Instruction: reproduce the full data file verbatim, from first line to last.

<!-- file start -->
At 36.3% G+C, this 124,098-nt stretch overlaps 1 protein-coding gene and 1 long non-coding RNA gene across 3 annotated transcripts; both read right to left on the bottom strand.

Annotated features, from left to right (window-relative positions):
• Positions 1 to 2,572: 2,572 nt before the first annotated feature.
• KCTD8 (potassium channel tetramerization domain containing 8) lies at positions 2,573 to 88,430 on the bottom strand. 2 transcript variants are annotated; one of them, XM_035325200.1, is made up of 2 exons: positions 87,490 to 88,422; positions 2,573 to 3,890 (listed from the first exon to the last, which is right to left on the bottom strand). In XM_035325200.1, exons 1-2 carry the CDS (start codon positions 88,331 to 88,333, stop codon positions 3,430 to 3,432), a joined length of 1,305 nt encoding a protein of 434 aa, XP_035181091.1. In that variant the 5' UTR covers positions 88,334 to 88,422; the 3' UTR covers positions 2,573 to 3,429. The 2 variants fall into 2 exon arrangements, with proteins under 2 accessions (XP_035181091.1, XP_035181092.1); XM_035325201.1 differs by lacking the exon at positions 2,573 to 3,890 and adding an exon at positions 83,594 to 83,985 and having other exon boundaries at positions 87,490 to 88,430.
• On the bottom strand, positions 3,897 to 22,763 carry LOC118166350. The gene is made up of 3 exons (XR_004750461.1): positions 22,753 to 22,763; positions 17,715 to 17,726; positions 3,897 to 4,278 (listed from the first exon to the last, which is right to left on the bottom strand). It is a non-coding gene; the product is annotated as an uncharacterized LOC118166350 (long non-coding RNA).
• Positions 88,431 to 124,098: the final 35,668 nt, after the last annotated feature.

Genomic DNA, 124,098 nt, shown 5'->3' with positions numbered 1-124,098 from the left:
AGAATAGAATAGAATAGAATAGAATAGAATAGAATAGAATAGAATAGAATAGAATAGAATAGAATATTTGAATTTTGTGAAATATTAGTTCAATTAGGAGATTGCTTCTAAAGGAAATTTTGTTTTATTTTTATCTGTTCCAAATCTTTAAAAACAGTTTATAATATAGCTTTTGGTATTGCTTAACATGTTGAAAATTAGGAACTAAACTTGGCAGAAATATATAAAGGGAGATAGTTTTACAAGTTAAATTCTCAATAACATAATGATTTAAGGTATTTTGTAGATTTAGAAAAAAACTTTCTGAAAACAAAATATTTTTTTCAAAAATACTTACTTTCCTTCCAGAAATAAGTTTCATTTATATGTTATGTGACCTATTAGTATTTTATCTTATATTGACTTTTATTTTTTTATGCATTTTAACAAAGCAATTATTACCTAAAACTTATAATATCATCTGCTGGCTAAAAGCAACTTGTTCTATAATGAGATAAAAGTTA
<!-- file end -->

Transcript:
At 36.3% G+C, this 124,098-nt stretch overlaps 1 protein-coding gene and 1 long non-coding RNA gene across 3 annotated transcripts; both read right to left on the bottom strand.

Annotated features, from left to right (window-relative positions):
• Positions 1 to 2,572: 2,572 nt before the first annotated feature.
• KCTD8 (potassium channel tetramerization domain containing 8) lies at positions 2,573 to 88,430 on the bottom strand. 2 transcript variants are annotated; one of them, XM_035325200.1, is made up of 2 exons: positions 87,490 to 88,422; positions 2,573 to 3,890 (listed from the first exon to the last, which is right to left on the bottom strand). In XM_035325200.1, exons 1-2 carry the CDS (start codon positions 88,331 to 88,333, stop codon positions 3,430 to 3,432), a joined length of 1,305 nt encoding a protein of 434 aa, XP_035181091.1. In that variant the 5' UTR covers positions 88,334 to 88,422; the 3' UTR covers positions 2,573 to 3,429. The 2 variants fall into 2 exon arrangements, with proteins under 2 accessions (XP_035181091.1, XP_035181092.1); XM_035325201.1 differs by lacking the exon at positions 2,573 to 3,890 and adding an exon at positions 83,594 to 83,985 and having other exon boundaries at positions 87,490 to 88,430.
• On the bottom strand, positions 3,897 to 22,763 carry LOC118166350. The gene is made up of 3 exons (XR_004750461.1): positions 22,753 to 22,763; positions 17,715 to 17,726; positions 3,897 to 4,278 (listed from the first exon to the last, which is right to left on the bottom strand). It is a non-coding gene; the product is annotated as an uncharacterized LOC118166350 (long non-coding RNA).
• Positions 88,431 to 124,098: the final 35,668 nt, after the last annotated feature.

Genomic DNA, 124,098 nt, shown 5'->3' with positions numbered 1-124,098 from the left:
AGAATAGAATAGAATAGAATAGAATAGAATAGAATAGAATAGAATAGAATAGAATAGAATAGAATATTTGAATTTTGTGAAATATTAGTTCAATTAGGAGATTGCTTCTAAAGGAAATTTTGTTTTATTTTTATCTGTTCCAAATCTTTAAAAACAGTTTATAATATAGCTTTTGGTATTGCTTAACATGTTGAAAATTAGGAACTAAACTTGGCAGAAATATATAAAGGGAGATAGTTTTACAAGTTAAATTCTCAATAACATAATGATTTAAGGTATTTTGTAGATTTAGAAAAAAACTTTCTGAAAACAAAATATTTTTTTCAAAAATACTTACTTTCCTTCCAGAAATAAGTTTCATTTATATGTTATGTGACCTATTAGTATTTTATCTTATATTGACTTTTATTTTTTTATGCATTTTAACAAAGCAATTATTACCTAAAACTTATAATATCATCTGCTGGCTAAAAGCAACTTGTTCTATAATGAGATAAAAGTTA